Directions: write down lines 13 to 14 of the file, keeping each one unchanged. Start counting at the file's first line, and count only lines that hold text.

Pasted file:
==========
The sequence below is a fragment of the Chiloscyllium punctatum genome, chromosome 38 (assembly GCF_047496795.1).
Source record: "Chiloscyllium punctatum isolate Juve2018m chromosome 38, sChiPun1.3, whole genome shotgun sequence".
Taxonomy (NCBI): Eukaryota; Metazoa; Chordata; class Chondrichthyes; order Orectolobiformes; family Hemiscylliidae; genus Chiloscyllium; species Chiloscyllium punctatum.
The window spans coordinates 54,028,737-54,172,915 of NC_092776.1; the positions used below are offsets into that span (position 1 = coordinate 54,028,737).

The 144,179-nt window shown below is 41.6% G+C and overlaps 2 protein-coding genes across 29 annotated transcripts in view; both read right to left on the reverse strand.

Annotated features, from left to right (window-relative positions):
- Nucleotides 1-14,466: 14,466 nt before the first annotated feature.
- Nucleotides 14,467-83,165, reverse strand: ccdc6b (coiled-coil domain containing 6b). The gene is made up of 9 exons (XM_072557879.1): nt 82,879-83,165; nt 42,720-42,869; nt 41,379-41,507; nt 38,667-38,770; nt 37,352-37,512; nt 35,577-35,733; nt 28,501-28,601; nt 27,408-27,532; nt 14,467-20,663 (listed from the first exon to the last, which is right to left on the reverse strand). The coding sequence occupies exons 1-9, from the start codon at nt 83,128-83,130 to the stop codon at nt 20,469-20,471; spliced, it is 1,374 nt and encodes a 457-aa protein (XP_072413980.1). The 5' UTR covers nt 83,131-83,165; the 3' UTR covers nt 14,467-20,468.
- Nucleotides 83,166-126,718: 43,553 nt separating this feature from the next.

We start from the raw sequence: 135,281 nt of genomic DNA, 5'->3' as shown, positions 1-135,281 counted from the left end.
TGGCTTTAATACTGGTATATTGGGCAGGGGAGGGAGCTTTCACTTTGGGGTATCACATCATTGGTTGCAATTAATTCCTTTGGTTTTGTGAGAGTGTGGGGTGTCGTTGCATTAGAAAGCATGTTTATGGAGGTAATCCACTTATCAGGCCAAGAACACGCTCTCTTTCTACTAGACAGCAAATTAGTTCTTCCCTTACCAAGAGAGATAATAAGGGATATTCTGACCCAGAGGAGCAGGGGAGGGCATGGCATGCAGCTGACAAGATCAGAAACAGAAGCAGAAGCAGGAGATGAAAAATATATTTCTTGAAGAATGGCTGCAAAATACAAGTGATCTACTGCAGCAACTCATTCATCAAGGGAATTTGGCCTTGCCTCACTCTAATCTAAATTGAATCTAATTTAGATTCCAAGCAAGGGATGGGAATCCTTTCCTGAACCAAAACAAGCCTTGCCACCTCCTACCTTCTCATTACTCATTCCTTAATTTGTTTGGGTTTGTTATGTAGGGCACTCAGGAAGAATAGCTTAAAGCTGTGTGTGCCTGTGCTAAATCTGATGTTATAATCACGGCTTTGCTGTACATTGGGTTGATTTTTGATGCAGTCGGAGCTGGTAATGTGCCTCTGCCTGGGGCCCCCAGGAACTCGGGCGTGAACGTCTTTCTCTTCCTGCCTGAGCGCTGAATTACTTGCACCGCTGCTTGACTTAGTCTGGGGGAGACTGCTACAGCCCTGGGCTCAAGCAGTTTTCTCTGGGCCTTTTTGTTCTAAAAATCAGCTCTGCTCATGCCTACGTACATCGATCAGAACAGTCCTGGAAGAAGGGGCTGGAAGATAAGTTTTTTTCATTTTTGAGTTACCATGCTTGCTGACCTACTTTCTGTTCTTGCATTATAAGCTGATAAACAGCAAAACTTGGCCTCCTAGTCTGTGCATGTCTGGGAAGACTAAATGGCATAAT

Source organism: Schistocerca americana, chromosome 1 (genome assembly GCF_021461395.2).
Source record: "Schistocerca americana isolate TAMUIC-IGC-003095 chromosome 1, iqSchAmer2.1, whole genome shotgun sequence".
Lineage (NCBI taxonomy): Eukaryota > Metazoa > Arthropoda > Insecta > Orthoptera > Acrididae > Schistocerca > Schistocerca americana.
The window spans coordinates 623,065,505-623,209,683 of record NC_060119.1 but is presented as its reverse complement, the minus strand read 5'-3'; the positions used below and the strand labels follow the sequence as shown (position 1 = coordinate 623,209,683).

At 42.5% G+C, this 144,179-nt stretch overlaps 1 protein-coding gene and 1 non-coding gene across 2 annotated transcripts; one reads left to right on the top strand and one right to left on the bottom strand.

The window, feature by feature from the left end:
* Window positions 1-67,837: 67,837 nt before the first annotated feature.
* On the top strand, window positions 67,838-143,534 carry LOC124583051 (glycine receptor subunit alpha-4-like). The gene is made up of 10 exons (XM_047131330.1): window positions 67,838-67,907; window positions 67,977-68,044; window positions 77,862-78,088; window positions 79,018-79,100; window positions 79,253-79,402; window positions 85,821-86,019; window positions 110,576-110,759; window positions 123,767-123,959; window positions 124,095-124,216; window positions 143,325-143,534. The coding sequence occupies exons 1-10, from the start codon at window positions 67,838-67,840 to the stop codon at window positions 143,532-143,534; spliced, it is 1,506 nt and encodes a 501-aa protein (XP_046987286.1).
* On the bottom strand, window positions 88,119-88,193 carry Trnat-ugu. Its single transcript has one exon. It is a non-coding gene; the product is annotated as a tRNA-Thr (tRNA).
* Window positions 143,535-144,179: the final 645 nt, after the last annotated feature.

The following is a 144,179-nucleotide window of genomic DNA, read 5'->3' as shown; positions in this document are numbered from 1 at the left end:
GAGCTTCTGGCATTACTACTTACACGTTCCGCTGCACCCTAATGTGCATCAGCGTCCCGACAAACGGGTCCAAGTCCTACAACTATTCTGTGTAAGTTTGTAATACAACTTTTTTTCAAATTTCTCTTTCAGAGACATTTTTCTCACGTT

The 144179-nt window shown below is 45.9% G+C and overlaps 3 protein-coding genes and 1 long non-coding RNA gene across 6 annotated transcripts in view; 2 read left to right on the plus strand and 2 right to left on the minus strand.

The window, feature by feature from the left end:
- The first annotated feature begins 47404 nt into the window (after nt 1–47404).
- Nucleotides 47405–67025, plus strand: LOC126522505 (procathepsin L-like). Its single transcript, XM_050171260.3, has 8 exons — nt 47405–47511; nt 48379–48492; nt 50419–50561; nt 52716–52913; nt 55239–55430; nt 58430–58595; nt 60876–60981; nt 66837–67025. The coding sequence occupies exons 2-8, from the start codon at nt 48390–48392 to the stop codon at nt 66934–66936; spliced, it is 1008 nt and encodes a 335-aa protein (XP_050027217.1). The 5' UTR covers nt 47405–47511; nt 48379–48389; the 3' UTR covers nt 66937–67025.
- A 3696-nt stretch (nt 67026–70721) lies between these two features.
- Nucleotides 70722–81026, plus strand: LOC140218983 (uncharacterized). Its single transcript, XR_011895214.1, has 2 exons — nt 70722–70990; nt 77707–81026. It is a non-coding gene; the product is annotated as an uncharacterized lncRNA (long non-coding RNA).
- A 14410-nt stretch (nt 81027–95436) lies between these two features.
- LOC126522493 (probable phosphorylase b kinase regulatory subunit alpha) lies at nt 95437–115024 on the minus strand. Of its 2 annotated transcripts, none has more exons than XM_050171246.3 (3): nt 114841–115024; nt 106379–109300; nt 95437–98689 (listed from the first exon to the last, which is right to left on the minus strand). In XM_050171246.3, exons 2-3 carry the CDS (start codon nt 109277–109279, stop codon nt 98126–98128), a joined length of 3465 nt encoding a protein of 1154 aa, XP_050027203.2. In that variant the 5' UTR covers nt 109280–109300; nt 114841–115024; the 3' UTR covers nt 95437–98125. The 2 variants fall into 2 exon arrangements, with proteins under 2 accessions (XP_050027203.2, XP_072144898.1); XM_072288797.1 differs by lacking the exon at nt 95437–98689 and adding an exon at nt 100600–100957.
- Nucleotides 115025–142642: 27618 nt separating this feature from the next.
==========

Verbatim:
Source record: "Schistocerca americana isolate TAMUIC-IGC-003095 chromosome 1, iqSchAmer2.1, whole genome shotgun sequence".
Lineage (NCBI taxonomy): Eukaryota > Metazoa > Arthropoda > Insecta > Orthoptera > Acrididae > Schistocerca > Schistocerca americana.